Live in Music City: Jimmie Smith Plays Jimmy Smith
The inevitability of this concept will likely bring a “you must be kidding” chuckle at first but it’s a terrific show by Hammond B3 organist Rev. Jimmie Smith honoring his almost namesake, the iconic jazz organist Jimmy Smith. “Tribute to the Hammond Legend,” was performed and recorded at The Rutledge in Nashville last year before a joyously appreciative audience, presented by several sponsors including Hammond Organ USA as part of the summer NAMM Expo. In addition to a full band with horns, it also featured two other outstanding Hammond players: Jim Alfredson and producer, Grammy nominee Paul Brown (Bobby Rush), who also plays for The Waterboys where he’s simply called Brother Paul
Rev. Jimmie Smith is a practicing Minister based in Atlanta, whose musical style blends gospel organ and traditional and modern jazz. Smith is a charismatic entertainer who know how to quickly draw the audience in. For this special show, Smith not only played the Hammond B3 but featured the smaller Hammond Sk2 Performance keyboard in tandem with the B3 to create some different textures. The show was not intended to be a strict reading of Jimmy Smith but a 21st century interpretation of Smith’s spirit and influence.
The set opens not with “The Cat” from Lalo Schifrin, a horn-drenched spirited romp that has guitarist James DaSliva and The Reverend’s explosive organ solos in the spotlight. It’s one of standouts in Jimmy Smith’s catalog and features Paul Brown as the second organist. (Note: Brown also plays in a band with guitarist Paul Brown to whom he is not related. Brothers Brown will release their sophomore album, Uptown Blues on this same label. You can see the five and a half minutes “The Cat” in the YouTube clip.
Given that the album clocks in at eighty minutes, most of the other tunes are more extensive. “Get Yourself a College Girl” is the kind of slow simmering we most often associate with Jimmy Smith. Here Jimmie lays back, letting the briskly swinging DaSilva hold sway before yielding to trumpeter Jon Paul Frappier. Then, halfway through the Reverend delivers a mesmerizing solo. The band then stretches out on another gem from Jimmy Smith’s catalog, “Midnight Special” as Jimmie, after his blazing intro, mostly supports around the dazzling solos from tenor saxophonist Chris West, guitarist DaSilva, and acoustic piano from Paul Brown. Next is Jimmy Smith’s classis “The Sermon,” which melds in lines from James Brown’s “I Feel Good,” as fellow Hammond Master Jim Alfredson improvises in tandem with Jimmie and the band. Reverend Jimmie then offers a rather tongue-in-cheek apology for switching to blues, rendering Muddy’s “I’ve Got My Mojo Working” where Jimmie sings and the horns build to a shattering crescendo. And, that’s only the first half of the show.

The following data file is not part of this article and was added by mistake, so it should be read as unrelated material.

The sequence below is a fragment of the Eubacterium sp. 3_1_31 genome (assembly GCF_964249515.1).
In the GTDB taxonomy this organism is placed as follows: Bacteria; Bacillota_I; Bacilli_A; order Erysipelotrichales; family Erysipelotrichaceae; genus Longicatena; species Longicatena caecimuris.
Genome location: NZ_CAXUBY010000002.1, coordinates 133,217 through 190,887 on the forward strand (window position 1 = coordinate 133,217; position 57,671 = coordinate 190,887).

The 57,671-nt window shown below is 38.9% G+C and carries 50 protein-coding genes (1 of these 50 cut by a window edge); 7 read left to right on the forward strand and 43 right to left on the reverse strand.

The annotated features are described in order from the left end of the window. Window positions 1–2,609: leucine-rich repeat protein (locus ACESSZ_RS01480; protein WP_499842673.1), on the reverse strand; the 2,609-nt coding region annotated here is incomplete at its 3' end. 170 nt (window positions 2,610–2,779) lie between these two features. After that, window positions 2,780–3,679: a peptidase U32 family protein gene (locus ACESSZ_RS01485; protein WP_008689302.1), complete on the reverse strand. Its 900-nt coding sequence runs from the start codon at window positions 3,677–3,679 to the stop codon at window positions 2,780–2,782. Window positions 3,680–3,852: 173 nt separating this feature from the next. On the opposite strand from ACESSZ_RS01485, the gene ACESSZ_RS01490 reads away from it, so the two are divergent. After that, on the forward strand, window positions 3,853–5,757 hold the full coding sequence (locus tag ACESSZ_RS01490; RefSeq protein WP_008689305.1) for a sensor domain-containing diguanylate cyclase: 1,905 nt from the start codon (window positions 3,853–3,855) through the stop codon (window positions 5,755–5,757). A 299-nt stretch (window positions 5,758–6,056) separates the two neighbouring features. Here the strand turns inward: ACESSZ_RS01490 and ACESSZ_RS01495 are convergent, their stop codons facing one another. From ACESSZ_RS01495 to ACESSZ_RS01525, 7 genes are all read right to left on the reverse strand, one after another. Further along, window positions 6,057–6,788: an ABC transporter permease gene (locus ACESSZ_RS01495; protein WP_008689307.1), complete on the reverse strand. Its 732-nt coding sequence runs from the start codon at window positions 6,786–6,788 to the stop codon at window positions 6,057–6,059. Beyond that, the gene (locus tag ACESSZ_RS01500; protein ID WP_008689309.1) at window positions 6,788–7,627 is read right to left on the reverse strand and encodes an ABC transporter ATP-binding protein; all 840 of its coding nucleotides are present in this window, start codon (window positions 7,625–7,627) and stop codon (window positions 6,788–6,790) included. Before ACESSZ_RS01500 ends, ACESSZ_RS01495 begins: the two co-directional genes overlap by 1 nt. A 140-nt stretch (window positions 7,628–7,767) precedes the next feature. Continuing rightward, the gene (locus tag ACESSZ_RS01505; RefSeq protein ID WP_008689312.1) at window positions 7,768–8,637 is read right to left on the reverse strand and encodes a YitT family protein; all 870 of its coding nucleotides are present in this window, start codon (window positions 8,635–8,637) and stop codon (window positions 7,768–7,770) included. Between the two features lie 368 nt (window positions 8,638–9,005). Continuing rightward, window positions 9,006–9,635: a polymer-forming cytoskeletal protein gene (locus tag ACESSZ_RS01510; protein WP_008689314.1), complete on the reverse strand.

In his own heartfelt “I Really Love My Hammond.” Reverend Jimmie brings out guest vocalist Bishop Dr. Jeronn C. Williams. The fiery Jimmy Smith classic, “Root Down,” showcases the Hammond pyrotechnics of Brother Paul, a difficult act to follow. So, Reverend Jimmie ups the ante, together with Da Silva, for a psychedelic approach to the gospel favorite “Oh Happy Day.” Drummer Marcus Finnie solos on the intro to “Funky Broadway” which leads into a Reverend Jimmie tune “Only God Can” where he emphatically states his faith, dedicating it to cancer survivors.
This past year has seen a renewed interest in organ trios and the Hammond. While Jimmie Smith presents a far larger ensemble here, and by and large, more energetic music than the classic late ‘50s and ‘60s ear of organ trios, his mastery of the instrument in undeniable. This is an absolutely blow the roof off the place performance!
- Jim Hynes
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